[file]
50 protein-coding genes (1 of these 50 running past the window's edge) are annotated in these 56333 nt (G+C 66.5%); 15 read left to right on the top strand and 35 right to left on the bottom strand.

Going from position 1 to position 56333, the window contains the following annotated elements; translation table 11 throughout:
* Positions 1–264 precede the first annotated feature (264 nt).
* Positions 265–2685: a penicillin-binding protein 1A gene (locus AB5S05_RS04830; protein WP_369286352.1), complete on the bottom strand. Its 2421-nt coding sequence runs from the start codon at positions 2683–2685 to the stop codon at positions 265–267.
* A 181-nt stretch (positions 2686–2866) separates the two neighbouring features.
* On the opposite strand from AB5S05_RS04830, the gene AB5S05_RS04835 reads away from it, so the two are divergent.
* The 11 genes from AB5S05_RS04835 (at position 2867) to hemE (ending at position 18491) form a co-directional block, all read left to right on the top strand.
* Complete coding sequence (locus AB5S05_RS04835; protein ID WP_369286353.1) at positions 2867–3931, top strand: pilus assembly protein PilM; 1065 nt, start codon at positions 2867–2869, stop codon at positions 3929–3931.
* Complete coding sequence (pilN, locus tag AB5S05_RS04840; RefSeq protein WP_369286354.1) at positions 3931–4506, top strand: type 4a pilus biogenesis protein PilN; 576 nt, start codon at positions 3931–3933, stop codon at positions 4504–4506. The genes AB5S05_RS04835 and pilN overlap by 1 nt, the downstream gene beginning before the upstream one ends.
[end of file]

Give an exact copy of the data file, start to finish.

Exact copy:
50 protein-coding genes (1 of these 50 running past the window's edge) are annotated in these 56333 nt (G+C 66.5%); 15 read left to right on the top strand and 35 right to left on the bottom strand.

Going from position 1 to position 56333, the window contains the following annotated elements; translation table 11 throughout:
* Positions 1–264 precede the first annotated feature (264 nt).
* Positions 265–2685: a penicillin-binding protein 1A gene (locus AB5S05_RS04830; protein WP_369286352.1), complete on the bottom strand. Its 2421-nt coding sequence runs from the start codon at positions 2683–2685 to the stop codon at positions 265–267.
* A 181-nt stretch (positions 2686–2866) separates the two neighbouring features.
* On the opposite strand from AB5S05_RS04830, the gene AB5S05_RS04835 reads away from it, so the two are divergent.
* The 11 genes from AB5S05_RS04835 (at position 2867) to hemE (ending at position 18491) form a co-directional block, all read left to right on the top strand.
* Complete coding sequence (locus AB5S05_RS04835; protein ID WP_369286353.1) at positions 2867–3931, top strand: pilus assembly protein PilM; 1065 nt, start codon at positions 2867–2869, stop codon at positions 3929–3931.
* Complete coding sequence (pilN, locus tag AB5S05_RS04840; RefSeq protein WP_369286354.1) at positions 3931–4506, top strand: type 4a pilus biogenesis protein PilN; 576 nt, start codon at positions 3931–3933, stop codon at positions 4504–4506. The genes AB5S05_RS04835 and pilN overlap by 1 nt, the downstream gene beginning before the upstream one ends.